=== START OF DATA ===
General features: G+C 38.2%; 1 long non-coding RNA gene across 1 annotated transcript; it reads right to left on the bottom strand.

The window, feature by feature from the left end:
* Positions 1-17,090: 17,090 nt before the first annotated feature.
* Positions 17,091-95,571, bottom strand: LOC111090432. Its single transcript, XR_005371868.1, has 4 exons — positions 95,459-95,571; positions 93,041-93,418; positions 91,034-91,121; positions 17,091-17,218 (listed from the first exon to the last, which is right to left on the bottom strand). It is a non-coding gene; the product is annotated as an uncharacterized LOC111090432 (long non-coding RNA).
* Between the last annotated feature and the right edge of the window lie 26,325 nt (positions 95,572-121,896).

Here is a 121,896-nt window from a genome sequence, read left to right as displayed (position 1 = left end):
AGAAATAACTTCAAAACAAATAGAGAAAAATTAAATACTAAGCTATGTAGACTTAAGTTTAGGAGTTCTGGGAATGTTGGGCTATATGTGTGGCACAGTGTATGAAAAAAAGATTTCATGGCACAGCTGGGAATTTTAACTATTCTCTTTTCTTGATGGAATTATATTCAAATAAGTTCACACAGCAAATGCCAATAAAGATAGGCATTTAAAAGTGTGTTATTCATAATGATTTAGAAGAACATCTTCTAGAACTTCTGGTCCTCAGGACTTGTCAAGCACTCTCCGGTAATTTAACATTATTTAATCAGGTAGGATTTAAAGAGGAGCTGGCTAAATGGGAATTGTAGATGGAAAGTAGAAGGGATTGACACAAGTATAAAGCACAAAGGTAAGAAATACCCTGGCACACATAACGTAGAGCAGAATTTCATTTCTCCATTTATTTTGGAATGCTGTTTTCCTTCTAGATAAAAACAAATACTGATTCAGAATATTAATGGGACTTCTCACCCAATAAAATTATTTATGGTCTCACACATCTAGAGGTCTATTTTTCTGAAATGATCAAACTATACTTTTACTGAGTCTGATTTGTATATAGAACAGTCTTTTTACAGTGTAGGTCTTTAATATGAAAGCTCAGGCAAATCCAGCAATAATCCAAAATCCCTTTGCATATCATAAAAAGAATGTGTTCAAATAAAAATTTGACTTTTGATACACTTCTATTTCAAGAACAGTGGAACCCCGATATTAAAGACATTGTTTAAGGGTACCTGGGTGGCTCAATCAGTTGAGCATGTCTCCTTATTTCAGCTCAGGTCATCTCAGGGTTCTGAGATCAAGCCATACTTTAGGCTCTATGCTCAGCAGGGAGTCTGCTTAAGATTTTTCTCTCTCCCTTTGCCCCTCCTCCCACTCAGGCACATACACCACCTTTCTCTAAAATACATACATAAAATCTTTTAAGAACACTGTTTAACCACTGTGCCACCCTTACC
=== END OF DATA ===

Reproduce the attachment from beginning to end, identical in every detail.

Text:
General features: G+C 38.2%; 1 long non-coding RNA gene across 1 annotated transcript; it reads right to left on the bottom strand.

The window, feature by feature from the left end:
* Positions 1-17,090: 17,090 nt before the first annotated feature.
* Positions 17,091-95,571, bottom strand: LOC111090432. Its single transcript, XR_005371868.1, has 4 exons — positions 95,459-95,571; positions 93,041-93,418; positions 91,034-91,121; positions 17,091-17,218 (listed from the first exon to the last, which is right to left on the bottom strand). It is a non-coding gene; the product is annotated as an uncharacterized LOC111090432 (long non-coding RNA).
* Between the last annotated feature and the right edge of the window lie 26,325 nt (positions 95,572-121,896).

Here is a 121,896-nt window from a genome sequence, read left to right as displayed (position 1 = left end):
AGAAATAACTTCAAAACAAATAGAGAAAAATTAAATACTAAGCTATGTAGACTTAAGTTTAGGAGTTCTGGGAATGTTGGGCTATATGTGTGGCACAGTGTATGAAAAAAAGATTTCATGGCACAGCTGGGAATTTTAACTATTCTCTTTTCTTGATGGAATTATATTCAAATAAGTTCACACAGCAAATGCCAATAAAGATAGGCATTTAAAAGTGTGTTATTCATAATGATTTAGAAGAACATCTTCTAGAACTTCTGGTCCTCAGGACTTGTCAAGCACTCTCCGGTAATTTAACATTATTTAATCAGGTAGGATTTAAAGAGGAGCTGGCTAAATGGGAATTGTAGATGGAAAGTAGAAGGGATTGACACAAGTATAAAGCACAAAGGTAAGAAATACCCTGGCACACATAACGTAGAGCAGAATTTCATTTCTCCATTTATTTTGGAATGCTGTTTTCCTTCTAGATAAAAACAAATACTGATTCAGAATATTAATGGGACTTCTCACCCAATAAAATTATTTATGGTCTCACACATCTAGAGGTCTATTTTTCTGAAATGATCAAACTATACTTTTACTGAGTCTGATTTGTATATAGAACAGTCTTTTTACAGTGTAGGTCTTTAATATGAAAGCTCAGGCAAATCCAGCAATAATCCAAAATCCCTTTGCATATCATAAAAAGAATGTGTTCAAATAAAAATTTGACTTTTGATACACTTCTATTTCAAGAACAGTGGAACCCCGATATTAAAGACATTGTTTAAGGGTACCTGGGTGGCTCAATCAGTTGAGCATGTCTCCTTATTTCAGCTCAGGTCATCTCAGGGTTCTGAGATCAAGCCATACTTTAGGCTCTATGCTCAGCAGGGAGTCTGCTTAAGATTTTTCTCTCTCCCTTTGCCCCTCCTCCCACTCAGGCACATACACCACCTTTCTCTAAAATACATACATAAAATCTTTTAAGAACACTGTTTAACCACTGTGCCACCCTTACC